I have just returned from a long weekend on the Somme. Time spent in the Silent Cities for me is not just an interest or a hobby, it is something deeply spiritual. To understand the events that took place in the fields and villages of the Somme with tools like Linesman is certainly valuable – looking out across the sweeping landscape from the smallest of inclines, we can visualise and better understand how certain events unfolded. But in walking the Old Front Line under those huge Somme skies, there is much more to gain than just understanding a regiment’s movements on say, the 1st of July. For me, it is to walk in the footsteps of the men who were there, those who died, those who survived, and to listen to and interpret the voice of the remaining witnesses to the Great War – the land and environment itself.
Many of the visual scars remain, though as is ever the case, nature has healed many and has begun the slow task of reclaiming others. Some people are fond of walking the ploughed fields at this time of the year in search of evidence of not the death that occurred there, but the life. Whether that be fragments of banal tasks in the trenches like a simple spoon, or a button or cap badge – worn in life and indeed perhaps death. These, the most ordinary of items, now become something extraordinary. Not because of the strategy of the British Army on the Somme, but because of the link to the men who walked these fields before us. A button once given no thought by the man wearing it 100 years ago, now becomes a vessel of remembrance, giving tangibility to the spiritual connection that we sense in those fields. And so, people collect these items, almost ritualistically and though it’s not something I feel passionately about I completely understand why some others do.
I walked around 24 miles this weekend, taking time to visit many cemeteries along the way, some I had been to before, some I had not. Each is unique and I took time to wander along the rows of graves as I usually do. A great deal can be learnt of the history of each cemetery simply by doing this, the men tell the wider story of the battle through their regiments and dates of death and by reading the words inscribed on the headstones, so too we may learn a little about who the men were and their families.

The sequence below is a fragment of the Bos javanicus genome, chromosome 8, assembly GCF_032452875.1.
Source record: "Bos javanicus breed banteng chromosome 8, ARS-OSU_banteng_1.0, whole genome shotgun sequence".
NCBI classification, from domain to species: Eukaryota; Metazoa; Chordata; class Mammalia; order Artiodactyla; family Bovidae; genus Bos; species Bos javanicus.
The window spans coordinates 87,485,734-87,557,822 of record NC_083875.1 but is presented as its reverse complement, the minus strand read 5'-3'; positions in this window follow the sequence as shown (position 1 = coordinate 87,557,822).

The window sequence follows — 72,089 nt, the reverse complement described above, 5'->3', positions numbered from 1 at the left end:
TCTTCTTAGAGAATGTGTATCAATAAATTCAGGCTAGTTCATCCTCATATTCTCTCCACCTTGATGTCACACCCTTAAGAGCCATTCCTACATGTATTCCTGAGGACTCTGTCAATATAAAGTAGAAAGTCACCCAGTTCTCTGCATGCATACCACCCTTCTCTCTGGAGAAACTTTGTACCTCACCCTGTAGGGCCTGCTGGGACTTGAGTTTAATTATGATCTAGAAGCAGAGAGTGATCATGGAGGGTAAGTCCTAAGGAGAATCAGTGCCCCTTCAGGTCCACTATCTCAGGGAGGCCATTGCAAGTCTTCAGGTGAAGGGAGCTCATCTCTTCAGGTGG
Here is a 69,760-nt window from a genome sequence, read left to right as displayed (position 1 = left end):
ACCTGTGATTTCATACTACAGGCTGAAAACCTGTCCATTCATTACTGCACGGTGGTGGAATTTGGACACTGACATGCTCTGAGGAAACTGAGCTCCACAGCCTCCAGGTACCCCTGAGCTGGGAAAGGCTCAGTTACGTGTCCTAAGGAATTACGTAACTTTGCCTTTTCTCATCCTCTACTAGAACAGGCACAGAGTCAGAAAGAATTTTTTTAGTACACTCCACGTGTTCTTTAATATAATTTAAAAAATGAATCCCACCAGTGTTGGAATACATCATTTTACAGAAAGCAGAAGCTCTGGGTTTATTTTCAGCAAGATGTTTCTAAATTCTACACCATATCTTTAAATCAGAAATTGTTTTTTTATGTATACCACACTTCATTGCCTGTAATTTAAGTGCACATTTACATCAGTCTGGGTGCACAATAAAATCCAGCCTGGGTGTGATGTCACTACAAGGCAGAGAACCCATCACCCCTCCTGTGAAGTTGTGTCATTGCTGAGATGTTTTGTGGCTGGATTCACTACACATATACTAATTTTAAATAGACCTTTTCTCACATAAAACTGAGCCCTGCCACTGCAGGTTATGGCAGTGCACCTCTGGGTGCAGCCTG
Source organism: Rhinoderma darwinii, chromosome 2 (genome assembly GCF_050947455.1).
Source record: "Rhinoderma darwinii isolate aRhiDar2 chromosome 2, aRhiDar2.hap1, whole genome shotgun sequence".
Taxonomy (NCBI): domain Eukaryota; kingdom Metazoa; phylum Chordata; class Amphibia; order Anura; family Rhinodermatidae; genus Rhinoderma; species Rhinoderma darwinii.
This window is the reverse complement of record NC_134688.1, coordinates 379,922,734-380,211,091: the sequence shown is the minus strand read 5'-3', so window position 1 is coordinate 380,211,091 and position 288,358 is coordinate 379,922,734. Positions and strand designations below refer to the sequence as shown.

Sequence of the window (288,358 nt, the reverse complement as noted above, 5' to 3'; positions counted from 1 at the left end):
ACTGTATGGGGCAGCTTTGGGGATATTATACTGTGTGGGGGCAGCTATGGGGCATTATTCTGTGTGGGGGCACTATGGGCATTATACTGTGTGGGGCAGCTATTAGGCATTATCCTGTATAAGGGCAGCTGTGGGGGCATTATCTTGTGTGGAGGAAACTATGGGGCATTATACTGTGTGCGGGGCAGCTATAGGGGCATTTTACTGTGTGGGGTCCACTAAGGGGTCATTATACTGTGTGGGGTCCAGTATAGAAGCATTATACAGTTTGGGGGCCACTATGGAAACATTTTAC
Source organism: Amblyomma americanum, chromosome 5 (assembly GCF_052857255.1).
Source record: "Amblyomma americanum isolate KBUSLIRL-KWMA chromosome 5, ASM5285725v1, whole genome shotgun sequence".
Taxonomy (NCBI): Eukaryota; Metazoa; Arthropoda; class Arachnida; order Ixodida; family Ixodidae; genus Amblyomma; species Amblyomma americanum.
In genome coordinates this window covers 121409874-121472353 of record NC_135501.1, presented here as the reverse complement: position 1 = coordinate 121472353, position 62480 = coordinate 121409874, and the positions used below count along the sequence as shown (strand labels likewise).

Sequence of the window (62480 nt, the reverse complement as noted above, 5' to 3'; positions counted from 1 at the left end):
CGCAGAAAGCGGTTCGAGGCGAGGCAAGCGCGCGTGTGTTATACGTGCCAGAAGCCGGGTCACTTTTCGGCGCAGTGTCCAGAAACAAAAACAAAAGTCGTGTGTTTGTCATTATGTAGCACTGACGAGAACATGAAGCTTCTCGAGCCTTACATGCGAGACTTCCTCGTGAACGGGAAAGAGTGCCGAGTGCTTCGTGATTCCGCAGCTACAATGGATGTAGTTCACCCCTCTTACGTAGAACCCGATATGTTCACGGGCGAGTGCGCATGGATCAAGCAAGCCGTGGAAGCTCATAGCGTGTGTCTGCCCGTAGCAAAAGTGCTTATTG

At Ovillers, I watched the Moon ‘rise’ over the Cross of Sacrifice. As sure as the sun will rise at dawn, so too night will arrive and I was mindful of some of the epitaphs that are seen on the headstones of the fallen – ‘Until the day breaks’, ‘The brightest day is yet to come’ etc. I thought then of the wider witness to the War. The land bears the scars, nature was wounded and in places destroyed but gradually recovers, but the day and night and seasons remained unchanged through all. Just as they did over the battlefields of Agincourt in 1415, Arakan in 1942 or and even at Hiroshima and Nakasagi when man’s most destructive weaponry was unleashed upon his fellow man. To me it is a comfort to know that there are some things which simply cannot be changed or destroyed. Things which are constant threads across life and time that link us back to Them and always will.
As I looked skywards watching the sun set over Mash Valley, my thoughts traced a path through time, over laying the thoughts of many thousands who looked skywards at that same place over 100 years ago. A soldier awaiting the signal to advance looking to the horizon, praying he would survive to see the sun rise once again over his garden at home, or at night watching the familiar stars appear in the darkness of a winter sky from the cold of the trenches – that constant gives security above all else. For me, it is the men themselves in their constellations of the CWGC cemeteries who have in many ways become the stars in my life, to guide and navigate by. It is my responsibility to ensure they remain, and to help to teach those who will come after me about the value of this Somme astronomy.